What with my ongoing health annoyances (nothing serious) and lack of Internet connection, I never ended up talking about Starlight Dinner Theater's Working. Nor do I have the program with me right now, which means I'd mutilate any names and get them mixed up if I tried.
However, they have only two shows left, so I want to say SOMETHING.
I've always liked Studs Terkel, though I'll confess I've not read his complete work. I was taken with his style when I was in college and liked reading all the different voices he was able to capture. I admire that even more now because I know how difficult it can be to translate oral histories to the page in a way that makes sense, captures the person's voice, and is readable.
The musical takes that even a step further--it tries to capture the authenticity of the voices and put them to music in a believable way. Given the number of composers involved in the project, I was a little surprised at how all of the music seemed close in genre.
There were many touching moments in the evening as well as some upbeat ones. I enjoyed the song by the millworker (again--no program, so I don't have the right song names) and the teacher.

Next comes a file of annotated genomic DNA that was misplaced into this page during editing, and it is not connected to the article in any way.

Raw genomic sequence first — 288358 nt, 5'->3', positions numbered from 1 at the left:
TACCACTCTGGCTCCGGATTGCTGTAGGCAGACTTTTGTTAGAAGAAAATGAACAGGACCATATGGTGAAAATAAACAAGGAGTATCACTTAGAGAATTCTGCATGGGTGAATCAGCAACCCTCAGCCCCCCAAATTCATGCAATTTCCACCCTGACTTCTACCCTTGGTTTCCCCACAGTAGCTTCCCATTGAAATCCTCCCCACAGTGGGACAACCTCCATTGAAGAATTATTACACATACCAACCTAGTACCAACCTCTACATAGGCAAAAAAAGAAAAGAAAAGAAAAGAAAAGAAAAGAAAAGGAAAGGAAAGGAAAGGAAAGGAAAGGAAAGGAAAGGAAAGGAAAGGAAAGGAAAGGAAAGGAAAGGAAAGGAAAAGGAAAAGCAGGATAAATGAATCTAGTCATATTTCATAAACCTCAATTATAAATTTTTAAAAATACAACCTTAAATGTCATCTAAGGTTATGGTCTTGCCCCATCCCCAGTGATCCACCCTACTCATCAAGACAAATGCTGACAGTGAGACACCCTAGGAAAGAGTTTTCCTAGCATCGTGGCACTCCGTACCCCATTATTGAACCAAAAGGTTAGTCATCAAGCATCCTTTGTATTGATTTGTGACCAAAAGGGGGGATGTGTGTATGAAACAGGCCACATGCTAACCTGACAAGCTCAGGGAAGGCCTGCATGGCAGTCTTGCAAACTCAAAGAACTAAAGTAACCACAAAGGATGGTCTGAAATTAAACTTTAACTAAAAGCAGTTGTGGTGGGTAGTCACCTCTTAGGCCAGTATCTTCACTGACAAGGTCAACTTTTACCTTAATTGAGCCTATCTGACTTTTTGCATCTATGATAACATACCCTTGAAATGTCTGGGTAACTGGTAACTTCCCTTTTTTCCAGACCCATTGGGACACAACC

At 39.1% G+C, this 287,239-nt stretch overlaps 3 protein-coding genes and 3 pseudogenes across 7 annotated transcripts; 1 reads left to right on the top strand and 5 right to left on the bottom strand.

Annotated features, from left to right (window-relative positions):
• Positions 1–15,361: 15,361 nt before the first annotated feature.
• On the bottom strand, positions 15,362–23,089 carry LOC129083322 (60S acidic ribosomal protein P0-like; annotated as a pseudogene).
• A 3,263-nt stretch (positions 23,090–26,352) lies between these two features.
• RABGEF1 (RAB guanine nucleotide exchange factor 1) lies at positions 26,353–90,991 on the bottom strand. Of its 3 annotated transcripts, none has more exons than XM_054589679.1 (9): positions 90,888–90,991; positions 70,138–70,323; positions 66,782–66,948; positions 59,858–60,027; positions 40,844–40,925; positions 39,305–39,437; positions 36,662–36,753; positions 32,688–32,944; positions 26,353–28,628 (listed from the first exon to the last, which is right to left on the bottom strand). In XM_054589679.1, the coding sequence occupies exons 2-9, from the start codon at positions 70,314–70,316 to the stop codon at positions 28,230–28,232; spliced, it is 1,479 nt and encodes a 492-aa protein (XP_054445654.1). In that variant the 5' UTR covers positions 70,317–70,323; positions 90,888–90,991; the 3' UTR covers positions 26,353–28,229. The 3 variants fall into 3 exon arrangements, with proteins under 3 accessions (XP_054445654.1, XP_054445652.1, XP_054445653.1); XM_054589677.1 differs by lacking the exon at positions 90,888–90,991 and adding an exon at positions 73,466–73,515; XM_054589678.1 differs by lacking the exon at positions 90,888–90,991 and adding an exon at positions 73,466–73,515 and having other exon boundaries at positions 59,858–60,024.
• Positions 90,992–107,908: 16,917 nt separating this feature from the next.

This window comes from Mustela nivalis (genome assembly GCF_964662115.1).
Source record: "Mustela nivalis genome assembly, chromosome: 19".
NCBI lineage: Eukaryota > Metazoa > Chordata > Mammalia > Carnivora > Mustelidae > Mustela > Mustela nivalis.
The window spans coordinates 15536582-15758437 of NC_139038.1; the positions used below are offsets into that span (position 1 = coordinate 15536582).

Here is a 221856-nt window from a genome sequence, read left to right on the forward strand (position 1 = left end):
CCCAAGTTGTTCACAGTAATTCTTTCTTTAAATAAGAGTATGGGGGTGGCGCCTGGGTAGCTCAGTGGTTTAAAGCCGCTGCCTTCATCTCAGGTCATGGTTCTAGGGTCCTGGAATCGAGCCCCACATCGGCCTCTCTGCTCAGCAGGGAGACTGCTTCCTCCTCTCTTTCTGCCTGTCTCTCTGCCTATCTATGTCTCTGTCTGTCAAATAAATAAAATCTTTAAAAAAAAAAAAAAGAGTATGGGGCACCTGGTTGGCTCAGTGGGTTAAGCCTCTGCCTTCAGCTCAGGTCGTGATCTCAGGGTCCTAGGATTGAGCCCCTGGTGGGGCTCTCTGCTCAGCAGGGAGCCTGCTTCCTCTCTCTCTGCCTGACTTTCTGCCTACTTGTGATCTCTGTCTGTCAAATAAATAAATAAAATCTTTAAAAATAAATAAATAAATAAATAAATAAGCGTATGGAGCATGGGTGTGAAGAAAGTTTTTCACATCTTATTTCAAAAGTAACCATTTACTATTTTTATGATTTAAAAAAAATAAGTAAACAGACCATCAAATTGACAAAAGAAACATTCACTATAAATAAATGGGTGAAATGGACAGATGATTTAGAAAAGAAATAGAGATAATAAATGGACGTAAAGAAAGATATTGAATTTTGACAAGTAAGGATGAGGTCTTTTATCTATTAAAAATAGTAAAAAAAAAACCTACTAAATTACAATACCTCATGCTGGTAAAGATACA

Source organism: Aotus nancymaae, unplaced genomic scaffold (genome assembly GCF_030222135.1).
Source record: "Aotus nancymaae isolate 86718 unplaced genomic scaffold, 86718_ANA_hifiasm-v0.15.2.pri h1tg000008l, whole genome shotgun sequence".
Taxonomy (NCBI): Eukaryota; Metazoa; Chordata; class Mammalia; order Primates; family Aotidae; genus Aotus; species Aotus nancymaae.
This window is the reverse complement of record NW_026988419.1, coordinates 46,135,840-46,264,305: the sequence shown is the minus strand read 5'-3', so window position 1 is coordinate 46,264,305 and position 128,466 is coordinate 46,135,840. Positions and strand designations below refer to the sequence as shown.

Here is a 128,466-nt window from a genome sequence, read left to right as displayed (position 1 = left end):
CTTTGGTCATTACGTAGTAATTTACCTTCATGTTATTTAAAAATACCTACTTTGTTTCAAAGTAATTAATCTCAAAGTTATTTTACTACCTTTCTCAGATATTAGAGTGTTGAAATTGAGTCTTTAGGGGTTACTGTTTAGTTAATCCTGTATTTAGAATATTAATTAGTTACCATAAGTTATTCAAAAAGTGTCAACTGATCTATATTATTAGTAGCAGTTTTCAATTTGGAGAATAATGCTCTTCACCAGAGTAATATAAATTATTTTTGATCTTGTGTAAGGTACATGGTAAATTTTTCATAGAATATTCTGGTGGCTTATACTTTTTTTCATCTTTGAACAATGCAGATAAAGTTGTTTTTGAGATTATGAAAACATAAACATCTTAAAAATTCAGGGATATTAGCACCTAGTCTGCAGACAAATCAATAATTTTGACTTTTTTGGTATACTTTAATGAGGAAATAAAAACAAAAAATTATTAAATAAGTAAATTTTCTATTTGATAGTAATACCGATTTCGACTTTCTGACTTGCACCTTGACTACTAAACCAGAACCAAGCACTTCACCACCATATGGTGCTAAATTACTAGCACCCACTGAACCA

I have mixed feelings about the song Fathers and Sons. I started out being really touched by it. It was a heart-rending piece about wanting a better world for one's son even while knowing that the son won't appreciate it during the father's lifetime. However, it was too long of a song to hold the same emotion. By the end of it, I was no longer relating to the singer. I needed some emotional relief or variety that the song really doesn't provide.
It's almost best to approach Working as more of a concert with dramatic monologues than a traditional musical. There isn't a storyline per se; nor is there the typical tension and resolution. Rather it is a portrait of working people, something most of us can relate to.